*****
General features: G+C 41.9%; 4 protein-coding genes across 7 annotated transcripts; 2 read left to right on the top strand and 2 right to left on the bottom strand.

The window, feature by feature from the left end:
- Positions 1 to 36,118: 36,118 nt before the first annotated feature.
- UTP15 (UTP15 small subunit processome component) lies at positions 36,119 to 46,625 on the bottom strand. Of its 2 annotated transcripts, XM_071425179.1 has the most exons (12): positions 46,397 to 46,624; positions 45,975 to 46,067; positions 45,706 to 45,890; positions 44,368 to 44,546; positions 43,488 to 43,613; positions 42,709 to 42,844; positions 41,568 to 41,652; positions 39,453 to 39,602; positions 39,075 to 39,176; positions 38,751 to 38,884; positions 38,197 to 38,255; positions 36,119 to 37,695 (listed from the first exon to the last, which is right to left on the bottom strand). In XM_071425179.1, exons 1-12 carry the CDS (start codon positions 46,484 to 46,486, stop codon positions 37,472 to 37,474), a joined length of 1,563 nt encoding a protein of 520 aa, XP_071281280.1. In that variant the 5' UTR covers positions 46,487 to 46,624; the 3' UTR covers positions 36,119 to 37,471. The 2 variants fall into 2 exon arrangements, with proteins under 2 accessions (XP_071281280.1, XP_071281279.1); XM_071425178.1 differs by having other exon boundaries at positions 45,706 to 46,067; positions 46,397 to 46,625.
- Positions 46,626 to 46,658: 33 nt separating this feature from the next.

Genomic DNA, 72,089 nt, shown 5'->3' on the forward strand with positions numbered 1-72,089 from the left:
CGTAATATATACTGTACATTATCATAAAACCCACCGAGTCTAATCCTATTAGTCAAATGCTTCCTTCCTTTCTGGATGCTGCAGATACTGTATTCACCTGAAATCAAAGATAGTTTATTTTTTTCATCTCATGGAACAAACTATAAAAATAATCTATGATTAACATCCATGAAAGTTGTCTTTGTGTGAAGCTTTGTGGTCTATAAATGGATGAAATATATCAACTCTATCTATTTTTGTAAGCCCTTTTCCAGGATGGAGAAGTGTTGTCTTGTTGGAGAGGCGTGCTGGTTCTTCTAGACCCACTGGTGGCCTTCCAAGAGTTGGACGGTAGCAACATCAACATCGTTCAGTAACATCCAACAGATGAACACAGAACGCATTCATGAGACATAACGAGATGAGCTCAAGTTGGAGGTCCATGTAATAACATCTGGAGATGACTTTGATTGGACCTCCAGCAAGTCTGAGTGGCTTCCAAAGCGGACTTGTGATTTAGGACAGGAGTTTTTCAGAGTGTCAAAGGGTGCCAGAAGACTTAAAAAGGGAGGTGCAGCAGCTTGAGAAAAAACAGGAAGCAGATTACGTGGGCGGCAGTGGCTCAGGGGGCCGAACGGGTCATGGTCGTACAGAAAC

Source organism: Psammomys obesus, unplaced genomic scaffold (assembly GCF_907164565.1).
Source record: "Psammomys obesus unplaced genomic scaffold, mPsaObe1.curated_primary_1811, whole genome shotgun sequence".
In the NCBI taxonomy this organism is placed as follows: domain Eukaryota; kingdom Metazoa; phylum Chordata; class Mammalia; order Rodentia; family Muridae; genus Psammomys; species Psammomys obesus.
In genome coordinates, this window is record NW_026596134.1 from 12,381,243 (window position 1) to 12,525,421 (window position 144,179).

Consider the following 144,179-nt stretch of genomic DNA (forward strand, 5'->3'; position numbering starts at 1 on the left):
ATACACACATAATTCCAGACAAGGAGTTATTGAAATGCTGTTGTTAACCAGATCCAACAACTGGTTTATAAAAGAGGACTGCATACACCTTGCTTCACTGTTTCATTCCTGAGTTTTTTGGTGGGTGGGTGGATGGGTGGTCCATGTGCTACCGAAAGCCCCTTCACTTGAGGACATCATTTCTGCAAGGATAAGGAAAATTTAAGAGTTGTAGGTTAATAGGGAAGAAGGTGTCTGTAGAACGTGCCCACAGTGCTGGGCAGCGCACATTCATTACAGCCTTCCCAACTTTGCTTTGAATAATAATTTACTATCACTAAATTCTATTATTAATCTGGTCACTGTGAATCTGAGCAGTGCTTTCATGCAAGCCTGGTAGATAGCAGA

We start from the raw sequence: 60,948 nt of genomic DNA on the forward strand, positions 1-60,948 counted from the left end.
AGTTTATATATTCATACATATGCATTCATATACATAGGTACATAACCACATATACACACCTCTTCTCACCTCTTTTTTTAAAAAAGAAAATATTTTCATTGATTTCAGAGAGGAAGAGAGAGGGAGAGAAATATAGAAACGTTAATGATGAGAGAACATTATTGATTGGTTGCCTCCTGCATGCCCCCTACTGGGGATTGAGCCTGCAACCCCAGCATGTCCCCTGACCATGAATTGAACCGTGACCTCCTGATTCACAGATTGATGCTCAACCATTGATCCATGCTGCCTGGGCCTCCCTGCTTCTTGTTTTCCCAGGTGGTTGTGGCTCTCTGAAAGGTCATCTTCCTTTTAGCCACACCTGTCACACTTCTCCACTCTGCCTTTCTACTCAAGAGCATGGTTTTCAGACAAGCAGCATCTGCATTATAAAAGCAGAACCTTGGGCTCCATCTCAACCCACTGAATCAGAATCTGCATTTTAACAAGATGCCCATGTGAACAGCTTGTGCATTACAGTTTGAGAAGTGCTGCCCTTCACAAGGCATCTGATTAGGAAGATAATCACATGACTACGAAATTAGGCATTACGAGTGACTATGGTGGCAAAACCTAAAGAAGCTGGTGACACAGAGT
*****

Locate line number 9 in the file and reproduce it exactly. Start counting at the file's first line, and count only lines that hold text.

Source record: "Psammomys obesus unplaced genomic scaffold, mPsaObe1.curated_primary_1811, whole genome shotgun sequence".